Personally, I don’t believe that the universal struggle to motivate our readers-in-need is simple or easily assigned as a characteristic of a generation.  I am driven to help teachers address the causes and effects for our students.  I would appreciate hearing from you about your questions and concerns for your under-motivated students.   I will use the questions you offer up, along with the ones from my colleagues, to guide my posts about this topic over the next few months.

 

Environment Matters

Engaging adolescents in literacy intervention, which is often the hardest kind of work for teenagers, requires something different. Intervention can never be more of the same, especially for students who have been intimately aware of their own actual and perceived deficiencies since early elementary school.  Too often intervention IS just more of the same.  The effort we are making with secondary intervention requires focus on motivation, improved self-efficacy and self-perception in addition to data-driven, differentiated skill development and vocabulary enhancement.  This all requires intentional relationship building in a brain-friendly learning environment.

When students visit our classroom, one I have shared with another literacy teacher,  the first thing they notice is our environment.  We even have students who wander into our room, without true awareness of the metacognitive torture we offer, and ask how they can get into our class.  Although the appreciation is nice, our goal is building a learning environment that makes it clear to students that this class is not just more of the same.  We attempt to build an environment that respects student needs on multiple levels.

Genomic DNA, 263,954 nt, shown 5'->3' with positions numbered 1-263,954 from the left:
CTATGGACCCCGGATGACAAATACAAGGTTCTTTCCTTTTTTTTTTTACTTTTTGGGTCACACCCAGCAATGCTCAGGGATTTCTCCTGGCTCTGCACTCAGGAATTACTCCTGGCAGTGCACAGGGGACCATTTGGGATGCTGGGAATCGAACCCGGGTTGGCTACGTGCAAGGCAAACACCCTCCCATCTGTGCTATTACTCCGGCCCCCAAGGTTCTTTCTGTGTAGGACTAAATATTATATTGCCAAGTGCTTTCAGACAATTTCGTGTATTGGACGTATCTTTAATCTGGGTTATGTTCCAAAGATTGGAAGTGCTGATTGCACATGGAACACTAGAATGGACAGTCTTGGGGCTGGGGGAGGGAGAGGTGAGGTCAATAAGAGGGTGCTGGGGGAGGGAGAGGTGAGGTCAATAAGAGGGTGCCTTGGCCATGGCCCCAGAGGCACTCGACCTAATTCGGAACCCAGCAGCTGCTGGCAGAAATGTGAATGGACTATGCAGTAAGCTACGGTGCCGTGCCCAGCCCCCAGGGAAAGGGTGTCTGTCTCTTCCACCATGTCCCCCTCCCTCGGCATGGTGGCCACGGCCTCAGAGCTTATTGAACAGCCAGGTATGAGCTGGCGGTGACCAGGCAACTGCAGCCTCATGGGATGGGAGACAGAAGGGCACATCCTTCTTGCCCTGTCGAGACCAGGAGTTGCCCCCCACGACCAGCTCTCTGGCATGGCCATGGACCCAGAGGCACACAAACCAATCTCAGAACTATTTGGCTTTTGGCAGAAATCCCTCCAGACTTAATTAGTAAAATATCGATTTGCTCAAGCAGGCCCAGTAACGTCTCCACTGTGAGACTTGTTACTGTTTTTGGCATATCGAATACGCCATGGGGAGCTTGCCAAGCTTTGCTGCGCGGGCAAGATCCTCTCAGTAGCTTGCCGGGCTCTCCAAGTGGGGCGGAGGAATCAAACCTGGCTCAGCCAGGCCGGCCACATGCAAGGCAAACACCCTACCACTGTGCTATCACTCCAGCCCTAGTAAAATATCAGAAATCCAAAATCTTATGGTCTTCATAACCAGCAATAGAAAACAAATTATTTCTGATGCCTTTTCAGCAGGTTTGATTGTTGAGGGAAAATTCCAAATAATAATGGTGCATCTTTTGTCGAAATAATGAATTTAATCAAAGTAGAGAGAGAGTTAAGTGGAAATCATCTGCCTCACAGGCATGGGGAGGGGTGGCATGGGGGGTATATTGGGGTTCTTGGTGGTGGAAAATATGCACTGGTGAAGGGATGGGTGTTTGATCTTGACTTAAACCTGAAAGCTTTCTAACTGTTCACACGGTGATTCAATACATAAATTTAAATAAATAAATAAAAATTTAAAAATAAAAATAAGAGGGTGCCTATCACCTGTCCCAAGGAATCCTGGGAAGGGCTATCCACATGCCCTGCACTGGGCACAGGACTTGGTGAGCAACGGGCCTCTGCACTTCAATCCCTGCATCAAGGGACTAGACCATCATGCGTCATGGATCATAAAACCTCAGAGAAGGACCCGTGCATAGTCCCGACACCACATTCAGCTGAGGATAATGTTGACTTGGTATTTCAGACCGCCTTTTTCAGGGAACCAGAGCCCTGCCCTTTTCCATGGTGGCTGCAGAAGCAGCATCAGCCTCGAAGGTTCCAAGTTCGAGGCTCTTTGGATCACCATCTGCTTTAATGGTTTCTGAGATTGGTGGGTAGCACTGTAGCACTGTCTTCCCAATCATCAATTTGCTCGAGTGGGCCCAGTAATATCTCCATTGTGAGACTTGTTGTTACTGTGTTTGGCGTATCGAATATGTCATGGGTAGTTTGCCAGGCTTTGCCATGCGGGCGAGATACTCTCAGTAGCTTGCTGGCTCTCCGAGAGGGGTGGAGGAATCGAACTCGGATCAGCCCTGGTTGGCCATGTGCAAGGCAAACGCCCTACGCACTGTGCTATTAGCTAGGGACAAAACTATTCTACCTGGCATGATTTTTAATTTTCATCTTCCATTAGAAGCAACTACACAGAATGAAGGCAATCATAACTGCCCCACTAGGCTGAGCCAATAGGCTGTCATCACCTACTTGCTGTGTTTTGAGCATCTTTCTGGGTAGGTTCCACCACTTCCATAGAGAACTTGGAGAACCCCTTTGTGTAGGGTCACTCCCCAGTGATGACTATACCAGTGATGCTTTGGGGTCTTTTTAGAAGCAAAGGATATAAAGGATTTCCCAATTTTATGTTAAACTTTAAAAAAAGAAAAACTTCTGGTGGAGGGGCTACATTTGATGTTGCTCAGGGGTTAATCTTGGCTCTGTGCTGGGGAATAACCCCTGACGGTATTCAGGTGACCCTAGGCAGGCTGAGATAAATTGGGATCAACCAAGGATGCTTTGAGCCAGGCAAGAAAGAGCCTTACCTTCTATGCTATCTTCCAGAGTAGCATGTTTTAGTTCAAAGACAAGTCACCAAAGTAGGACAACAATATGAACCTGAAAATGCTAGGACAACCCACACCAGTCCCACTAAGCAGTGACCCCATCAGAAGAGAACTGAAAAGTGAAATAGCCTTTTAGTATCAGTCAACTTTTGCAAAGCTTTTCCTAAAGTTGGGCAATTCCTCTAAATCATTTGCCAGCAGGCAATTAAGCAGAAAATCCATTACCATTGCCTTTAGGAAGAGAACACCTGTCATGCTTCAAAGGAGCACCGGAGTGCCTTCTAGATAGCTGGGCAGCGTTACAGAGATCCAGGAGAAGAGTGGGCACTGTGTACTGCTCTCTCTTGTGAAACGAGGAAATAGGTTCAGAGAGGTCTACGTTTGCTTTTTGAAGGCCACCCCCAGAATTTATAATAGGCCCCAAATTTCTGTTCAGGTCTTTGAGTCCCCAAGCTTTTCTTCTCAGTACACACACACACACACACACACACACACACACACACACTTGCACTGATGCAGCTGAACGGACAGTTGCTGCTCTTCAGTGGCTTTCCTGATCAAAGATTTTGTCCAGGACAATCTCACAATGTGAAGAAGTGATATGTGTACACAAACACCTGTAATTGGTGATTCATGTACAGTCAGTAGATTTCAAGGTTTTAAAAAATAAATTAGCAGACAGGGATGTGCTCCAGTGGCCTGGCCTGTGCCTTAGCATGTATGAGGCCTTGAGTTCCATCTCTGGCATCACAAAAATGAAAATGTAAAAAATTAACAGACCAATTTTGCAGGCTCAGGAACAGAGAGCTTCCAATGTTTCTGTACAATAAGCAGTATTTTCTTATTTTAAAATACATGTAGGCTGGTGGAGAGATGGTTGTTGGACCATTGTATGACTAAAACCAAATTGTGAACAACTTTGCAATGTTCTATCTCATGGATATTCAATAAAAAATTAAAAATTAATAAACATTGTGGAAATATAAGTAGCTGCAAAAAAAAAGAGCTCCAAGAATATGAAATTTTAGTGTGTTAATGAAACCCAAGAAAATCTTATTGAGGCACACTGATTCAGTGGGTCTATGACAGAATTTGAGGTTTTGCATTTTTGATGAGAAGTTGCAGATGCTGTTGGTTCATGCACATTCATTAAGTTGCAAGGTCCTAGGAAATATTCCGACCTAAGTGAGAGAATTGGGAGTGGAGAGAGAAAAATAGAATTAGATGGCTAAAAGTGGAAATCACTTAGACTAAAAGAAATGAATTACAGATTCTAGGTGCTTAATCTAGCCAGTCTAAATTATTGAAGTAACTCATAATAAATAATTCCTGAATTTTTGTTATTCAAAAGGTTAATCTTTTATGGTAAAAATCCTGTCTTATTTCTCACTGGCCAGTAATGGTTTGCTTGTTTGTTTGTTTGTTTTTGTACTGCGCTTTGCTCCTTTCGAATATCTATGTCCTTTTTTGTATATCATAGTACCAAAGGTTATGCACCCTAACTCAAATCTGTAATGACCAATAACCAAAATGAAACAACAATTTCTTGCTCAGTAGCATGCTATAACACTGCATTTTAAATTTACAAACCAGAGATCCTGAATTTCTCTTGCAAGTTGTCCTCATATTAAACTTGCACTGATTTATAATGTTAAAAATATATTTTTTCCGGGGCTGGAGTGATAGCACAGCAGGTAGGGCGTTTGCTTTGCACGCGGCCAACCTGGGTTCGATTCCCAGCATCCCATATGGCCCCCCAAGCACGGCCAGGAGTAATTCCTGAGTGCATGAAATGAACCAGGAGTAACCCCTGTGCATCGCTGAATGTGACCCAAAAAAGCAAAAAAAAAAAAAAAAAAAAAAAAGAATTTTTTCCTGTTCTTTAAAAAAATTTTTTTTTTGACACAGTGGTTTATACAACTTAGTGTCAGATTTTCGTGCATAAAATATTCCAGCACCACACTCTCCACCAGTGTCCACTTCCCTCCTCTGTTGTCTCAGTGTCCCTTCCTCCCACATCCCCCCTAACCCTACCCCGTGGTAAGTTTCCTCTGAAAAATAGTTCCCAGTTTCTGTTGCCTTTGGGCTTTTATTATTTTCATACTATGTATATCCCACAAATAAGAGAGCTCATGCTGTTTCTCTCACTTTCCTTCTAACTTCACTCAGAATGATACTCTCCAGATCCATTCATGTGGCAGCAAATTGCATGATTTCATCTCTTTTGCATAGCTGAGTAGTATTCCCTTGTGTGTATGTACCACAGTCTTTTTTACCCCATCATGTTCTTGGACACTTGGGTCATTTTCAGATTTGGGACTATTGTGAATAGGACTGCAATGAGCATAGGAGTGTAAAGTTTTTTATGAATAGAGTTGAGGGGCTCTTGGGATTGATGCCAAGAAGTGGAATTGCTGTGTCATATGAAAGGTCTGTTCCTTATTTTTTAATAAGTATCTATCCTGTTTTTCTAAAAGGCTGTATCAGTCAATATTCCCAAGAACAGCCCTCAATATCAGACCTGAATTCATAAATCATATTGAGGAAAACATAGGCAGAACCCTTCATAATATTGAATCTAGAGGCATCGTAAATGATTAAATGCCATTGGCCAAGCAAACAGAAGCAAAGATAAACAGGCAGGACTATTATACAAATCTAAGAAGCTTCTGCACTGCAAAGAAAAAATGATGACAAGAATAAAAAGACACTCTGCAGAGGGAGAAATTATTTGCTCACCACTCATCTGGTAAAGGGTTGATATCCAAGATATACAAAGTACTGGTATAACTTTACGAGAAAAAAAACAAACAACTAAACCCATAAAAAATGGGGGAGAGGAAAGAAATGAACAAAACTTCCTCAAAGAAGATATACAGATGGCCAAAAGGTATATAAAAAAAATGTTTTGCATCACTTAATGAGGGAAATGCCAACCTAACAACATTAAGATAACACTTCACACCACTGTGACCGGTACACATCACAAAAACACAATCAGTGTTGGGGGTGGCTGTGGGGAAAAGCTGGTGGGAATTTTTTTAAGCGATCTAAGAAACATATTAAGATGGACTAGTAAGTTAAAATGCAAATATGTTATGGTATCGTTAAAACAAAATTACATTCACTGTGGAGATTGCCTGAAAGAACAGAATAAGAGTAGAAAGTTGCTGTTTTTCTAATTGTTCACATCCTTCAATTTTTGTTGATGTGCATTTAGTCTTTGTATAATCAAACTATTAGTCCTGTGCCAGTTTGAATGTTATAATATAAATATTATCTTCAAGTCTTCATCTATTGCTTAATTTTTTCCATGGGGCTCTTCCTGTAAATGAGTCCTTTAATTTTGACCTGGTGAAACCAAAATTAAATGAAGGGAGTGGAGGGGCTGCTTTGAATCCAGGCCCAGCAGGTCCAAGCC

I have the privilege of teaching in a summer academy with high school students who are interested in becoming teachers.   We offer students many real-world experiences and lessons about what it takes to be an effective educator.  One of their favorite “ah-ha” lessons is the jigsaw we do with the chapters from a book called Shouting Won’t Grow Dendrites: Twenty Techniques for Managing a Brain-Compatible Classroom by Marcia L. Tate. Our future-teachers make immediate personal connections between enjoyable learning environments and their best learning experiences. As a literacy instructor of students who find reading mostly painful, the environment is an important contribution to encouraging sustained periods of silent reading and enhanced learning through the intentional structure and organization of the classroom.  Since this post comes at the heels of a post on Thomas Armstrong’s book on effective instruction for the adolescent brain, today’s post is focused on the physical environment.  This can not be undervalued. 

Below is a review of some physical elements from Tate’s book (first edition) that are among those my colleagues and I apply to the general environment of our classroom. The pictures are from literacy classrooms all over our district.